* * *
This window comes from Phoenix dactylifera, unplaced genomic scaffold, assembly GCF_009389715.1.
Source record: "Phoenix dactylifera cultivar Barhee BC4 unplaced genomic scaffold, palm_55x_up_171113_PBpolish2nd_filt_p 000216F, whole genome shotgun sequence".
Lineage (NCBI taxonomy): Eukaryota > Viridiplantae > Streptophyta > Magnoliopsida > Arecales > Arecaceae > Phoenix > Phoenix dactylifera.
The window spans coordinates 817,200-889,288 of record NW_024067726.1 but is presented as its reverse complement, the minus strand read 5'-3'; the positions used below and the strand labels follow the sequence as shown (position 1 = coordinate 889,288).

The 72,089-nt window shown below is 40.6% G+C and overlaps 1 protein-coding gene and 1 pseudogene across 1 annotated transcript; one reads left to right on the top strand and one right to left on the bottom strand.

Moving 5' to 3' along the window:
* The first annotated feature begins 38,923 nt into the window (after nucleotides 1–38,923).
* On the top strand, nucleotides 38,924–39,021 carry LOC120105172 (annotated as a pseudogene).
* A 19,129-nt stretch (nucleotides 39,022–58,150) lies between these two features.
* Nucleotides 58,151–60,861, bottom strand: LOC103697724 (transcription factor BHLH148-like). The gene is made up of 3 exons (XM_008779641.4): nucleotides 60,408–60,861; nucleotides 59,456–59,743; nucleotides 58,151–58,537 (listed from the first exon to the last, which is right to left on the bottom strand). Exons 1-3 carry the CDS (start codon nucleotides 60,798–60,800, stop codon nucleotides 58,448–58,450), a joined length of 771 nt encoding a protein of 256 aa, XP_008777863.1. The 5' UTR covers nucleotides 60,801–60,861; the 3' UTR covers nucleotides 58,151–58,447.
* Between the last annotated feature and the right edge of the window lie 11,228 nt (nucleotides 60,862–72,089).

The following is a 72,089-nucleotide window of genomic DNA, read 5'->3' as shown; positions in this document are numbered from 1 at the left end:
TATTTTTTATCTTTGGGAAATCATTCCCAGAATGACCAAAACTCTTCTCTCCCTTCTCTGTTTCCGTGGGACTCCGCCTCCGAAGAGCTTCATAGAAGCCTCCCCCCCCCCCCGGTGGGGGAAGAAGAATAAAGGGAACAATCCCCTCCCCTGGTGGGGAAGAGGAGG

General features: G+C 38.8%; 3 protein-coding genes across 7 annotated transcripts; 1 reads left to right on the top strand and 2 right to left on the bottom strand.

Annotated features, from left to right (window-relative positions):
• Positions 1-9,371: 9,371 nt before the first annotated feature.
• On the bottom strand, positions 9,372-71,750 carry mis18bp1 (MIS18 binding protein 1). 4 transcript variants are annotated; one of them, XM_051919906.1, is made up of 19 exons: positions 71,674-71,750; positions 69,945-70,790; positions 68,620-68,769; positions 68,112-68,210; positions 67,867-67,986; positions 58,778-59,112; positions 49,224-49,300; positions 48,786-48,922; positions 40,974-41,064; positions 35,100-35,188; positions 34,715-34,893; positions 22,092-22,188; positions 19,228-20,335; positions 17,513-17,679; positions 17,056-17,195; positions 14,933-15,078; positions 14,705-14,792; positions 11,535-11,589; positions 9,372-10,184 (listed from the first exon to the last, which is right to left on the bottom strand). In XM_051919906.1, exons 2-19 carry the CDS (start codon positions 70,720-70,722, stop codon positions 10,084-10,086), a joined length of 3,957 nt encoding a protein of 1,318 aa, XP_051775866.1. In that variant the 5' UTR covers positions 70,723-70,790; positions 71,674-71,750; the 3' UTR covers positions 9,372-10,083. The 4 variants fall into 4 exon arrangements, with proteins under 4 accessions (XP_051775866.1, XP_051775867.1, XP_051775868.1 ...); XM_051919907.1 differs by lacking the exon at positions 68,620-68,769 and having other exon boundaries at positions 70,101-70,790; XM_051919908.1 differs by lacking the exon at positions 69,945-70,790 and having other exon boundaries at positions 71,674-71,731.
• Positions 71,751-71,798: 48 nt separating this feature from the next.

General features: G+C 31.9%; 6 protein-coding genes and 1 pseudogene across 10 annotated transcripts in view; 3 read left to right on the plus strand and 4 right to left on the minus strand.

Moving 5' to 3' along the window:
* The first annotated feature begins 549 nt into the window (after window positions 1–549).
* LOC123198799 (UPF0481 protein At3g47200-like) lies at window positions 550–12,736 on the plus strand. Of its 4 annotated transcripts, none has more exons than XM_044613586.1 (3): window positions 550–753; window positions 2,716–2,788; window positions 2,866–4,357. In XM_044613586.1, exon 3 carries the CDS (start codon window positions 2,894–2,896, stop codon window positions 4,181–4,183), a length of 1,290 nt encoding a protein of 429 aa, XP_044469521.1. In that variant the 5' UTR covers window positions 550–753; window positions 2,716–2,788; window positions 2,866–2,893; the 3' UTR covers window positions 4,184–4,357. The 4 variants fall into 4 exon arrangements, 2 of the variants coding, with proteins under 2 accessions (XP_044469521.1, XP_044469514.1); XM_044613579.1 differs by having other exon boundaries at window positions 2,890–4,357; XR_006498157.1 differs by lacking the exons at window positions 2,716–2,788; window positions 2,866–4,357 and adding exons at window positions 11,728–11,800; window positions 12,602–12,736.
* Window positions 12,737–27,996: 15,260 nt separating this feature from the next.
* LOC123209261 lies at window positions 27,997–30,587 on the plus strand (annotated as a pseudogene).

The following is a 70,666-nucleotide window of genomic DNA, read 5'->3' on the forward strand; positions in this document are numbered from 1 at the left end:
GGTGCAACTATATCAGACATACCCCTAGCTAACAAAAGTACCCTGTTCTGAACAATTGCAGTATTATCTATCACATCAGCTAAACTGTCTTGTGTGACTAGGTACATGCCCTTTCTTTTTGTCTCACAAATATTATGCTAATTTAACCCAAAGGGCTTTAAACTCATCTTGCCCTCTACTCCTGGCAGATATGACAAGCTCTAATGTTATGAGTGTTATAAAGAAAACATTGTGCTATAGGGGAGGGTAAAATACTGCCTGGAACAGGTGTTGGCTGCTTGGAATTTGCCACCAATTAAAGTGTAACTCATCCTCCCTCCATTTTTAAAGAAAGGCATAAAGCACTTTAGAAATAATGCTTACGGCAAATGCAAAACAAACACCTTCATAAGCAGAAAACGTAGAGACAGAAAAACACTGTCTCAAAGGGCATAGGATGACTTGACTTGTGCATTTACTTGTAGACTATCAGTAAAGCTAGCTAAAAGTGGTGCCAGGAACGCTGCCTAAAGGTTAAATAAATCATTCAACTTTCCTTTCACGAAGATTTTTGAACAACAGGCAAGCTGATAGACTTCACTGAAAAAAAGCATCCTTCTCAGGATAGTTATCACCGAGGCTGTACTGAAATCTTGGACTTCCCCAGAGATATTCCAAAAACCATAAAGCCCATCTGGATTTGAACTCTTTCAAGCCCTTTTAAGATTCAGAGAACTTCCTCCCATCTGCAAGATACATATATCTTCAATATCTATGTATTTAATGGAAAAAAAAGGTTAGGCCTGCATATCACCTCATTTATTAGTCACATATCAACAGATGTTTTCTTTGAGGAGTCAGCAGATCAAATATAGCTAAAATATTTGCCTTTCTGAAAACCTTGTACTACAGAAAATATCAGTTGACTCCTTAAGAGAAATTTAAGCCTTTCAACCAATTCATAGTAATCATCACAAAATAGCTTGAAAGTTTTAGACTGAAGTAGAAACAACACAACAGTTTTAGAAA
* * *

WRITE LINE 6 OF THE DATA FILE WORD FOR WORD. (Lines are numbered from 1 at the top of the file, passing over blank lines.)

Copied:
Moving 5' to 3' along the window: